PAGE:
Still on the subject of wayward programmers, Carnell Software too has had one or two problems of late. It all started with what was intended to be a series of programs known as Starforce 1, 2, 3, etc. A programmer was put to work, but instead of coming up with the expected supersmooth arcade game where the players find themselves at the edge of a maze with the unlikely task of getting to the centre in order to destroy the computer, what was actually produced was something a lot less than perfect. Indeed, so much so that Roy Carnell and fellow director, Stuart Galloway, felt moved to "give him a right **!!**ing for writing such a *??!!* program, then throw him off the project". But commercial pressures cannot be ignored and Carnell, after a quick rethink, decided to reinstate his fallen genius, giving him just two days to improve the product. This we're told he managed to do, although just how welcome his stay will be as a result of all this is open to speculation. Gee, it's tough at the top!
Carnell Software is also currently working on two new programs, one adventure and one arcade. The adventure, a sequel to Volcanic Dungeon, will consist of three programs and these will come supplied with a 200-page book (giving the history of the Third Continent, a guide to the monsters and over 100 handy spells to help players overcome various hazards). The arcade game, BobaJob, will be the only one of its type, requiring two programs to play the game. Apparently, it features a boy scout who has various jobs to do for a number of grannies.
Expect these on your high street shelves soon ...


If the idea is anything to go by, then it's probable that Artic Computing will score with its latest project - based around the ancient game of chess. Ho humm, you may say, but this is not just another old chess game.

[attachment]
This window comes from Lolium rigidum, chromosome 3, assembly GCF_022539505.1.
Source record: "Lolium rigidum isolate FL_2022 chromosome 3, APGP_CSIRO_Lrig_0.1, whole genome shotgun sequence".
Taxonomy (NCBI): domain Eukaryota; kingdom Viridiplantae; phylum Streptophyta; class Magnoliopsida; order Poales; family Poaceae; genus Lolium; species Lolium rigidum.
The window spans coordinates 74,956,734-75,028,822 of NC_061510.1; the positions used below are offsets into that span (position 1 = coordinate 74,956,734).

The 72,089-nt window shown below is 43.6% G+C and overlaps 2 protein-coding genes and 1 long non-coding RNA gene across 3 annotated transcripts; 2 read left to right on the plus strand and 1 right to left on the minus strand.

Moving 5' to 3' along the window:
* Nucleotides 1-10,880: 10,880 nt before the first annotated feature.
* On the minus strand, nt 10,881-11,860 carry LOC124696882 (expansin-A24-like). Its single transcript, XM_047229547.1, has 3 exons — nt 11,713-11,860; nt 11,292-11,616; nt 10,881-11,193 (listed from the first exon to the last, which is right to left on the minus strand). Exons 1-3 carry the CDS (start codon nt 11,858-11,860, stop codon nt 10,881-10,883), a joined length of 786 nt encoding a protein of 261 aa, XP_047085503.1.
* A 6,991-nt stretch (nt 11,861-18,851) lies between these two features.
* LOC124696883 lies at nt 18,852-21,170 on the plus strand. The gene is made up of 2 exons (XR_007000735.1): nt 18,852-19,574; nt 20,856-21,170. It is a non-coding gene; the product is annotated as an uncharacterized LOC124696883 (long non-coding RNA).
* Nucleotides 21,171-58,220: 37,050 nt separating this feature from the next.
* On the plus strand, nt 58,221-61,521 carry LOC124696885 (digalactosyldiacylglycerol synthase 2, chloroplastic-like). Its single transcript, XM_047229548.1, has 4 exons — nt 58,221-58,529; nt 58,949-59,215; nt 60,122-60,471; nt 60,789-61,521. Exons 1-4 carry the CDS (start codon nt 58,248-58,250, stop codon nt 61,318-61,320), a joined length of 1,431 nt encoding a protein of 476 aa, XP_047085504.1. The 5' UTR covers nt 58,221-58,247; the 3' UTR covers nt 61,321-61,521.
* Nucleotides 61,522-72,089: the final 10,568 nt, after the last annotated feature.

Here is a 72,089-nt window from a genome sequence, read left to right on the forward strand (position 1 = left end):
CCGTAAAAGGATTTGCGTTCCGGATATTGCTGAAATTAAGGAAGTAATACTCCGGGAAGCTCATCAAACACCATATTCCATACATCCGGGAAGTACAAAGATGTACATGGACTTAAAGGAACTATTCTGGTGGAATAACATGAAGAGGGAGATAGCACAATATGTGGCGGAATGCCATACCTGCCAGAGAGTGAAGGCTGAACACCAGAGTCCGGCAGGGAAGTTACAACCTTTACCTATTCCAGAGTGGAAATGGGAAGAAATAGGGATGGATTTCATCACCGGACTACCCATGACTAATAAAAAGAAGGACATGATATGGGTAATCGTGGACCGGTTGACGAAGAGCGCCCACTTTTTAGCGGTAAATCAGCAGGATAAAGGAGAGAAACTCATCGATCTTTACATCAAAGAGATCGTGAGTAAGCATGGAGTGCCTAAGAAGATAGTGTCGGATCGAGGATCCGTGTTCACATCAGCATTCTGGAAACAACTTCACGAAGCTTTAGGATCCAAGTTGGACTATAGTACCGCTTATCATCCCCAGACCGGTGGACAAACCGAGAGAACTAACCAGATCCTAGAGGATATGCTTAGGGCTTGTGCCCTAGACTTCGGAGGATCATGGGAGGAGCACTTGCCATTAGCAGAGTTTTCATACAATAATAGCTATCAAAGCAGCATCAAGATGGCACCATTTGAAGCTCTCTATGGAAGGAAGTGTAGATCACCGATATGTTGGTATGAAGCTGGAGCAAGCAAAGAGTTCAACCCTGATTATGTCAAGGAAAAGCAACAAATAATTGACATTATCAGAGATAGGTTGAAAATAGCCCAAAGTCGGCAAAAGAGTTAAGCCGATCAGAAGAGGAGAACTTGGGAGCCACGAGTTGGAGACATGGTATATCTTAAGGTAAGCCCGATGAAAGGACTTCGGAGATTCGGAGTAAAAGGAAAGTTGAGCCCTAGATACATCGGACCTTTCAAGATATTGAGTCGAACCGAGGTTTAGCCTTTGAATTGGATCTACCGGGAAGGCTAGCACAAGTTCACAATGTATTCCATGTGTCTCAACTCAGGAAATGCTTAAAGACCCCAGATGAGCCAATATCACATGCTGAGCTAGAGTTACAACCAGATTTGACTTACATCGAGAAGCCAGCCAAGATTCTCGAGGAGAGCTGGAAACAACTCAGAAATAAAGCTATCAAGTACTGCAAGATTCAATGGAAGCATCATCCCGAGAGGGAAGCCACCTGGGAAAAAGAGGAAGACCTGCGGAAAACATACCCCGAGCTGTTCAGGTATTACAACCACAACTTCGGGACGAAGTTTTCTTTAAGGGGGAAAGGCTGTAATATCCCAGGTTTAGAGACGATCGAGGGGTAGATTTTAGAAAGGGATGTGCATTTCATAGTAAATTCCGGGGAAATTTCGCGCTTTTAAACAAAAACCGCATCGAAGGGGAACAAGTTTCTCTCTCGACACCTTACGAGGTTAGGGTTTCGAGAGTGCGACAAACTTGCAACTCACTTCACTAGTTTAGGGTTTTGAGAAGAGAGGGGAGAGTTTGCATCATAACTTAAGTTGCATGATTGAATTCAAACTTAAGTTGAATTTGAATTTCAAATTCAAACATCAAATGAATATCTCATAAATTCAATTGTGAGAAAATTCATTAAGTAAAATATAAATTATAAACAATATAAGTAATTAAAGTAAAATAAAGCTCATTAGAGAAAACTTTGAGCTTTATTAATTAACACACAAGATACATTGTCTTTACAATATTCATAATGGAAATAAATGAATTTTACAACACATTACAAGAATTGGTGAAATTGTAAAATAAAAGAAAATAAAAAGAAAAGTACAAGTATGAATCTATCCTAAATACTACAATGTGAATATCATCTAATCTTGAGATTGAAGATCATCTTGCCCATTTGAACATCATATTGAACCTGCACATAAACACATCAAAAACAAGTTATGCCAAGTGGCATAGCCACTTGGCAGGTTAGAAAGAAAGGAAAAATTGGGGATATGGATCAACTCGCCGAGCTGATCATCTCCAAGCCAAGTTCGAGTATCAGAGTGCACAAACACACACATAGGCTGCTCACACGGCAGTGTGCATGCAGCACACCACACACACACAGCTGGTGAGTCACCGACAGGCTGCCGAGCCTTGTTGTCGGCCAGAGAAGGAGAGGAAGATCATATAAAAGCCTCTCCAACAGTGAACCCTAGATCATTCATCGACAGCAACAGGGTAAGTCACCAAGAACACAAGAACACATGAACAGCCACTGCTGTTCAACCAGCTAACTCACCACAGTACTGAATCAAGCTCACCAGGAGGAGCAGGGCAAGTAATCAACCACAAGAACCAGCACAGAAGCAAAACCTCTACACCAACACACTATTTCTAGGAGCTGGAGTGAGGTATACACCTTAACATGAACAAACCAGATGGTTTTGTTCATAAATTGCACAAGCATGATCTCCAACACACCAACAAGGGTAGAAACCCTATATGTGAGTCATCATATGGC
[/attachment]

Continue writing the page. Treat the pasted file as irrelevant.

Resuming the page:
Artic's spokesperson, Chris Clark, reports that, "It's to be called Death Chess 2000 and will include all the fun of the board game, with plenty of highly entertaining arcade action ". All of which sounds a little strange, but nevertheless, rather interesting. Let's hope it doesn't turn out to be a case of protecting your king from the invading lesser pieces. Once complete, claims Chris, "the game will include eight or nine levels of arcade fun ". Chris also drew our attention to their new widely-advertised (but not yet available) Bear Bovver game. Check out the screen photograph for a glimpse of what's to come.
Board games are a popular source of inspiration for program writers at the moment, and A&F Software has recently signed the rights to a new title, launched recently at the Earls Court toy fair. Computerisation is under way and it'll be interesting to see which achieves the better sales - the program or the original board game. Cagey Mike Fitzgerald, having said this much (and avoiding the temptation of giving anything else away), then went on to talk about A&F's move to new offices in Greater Manchester. He says they are "bigger, nicer and unfortunately more expensive. " And being based in Rochdale, he firmly denies industry rumours by saying, "There's absolutely no truth in the rumour that we're being called the Rochdale cowboys - pardner!".

If you go down to the wood today ... watch out for Artic's Bear Bovver.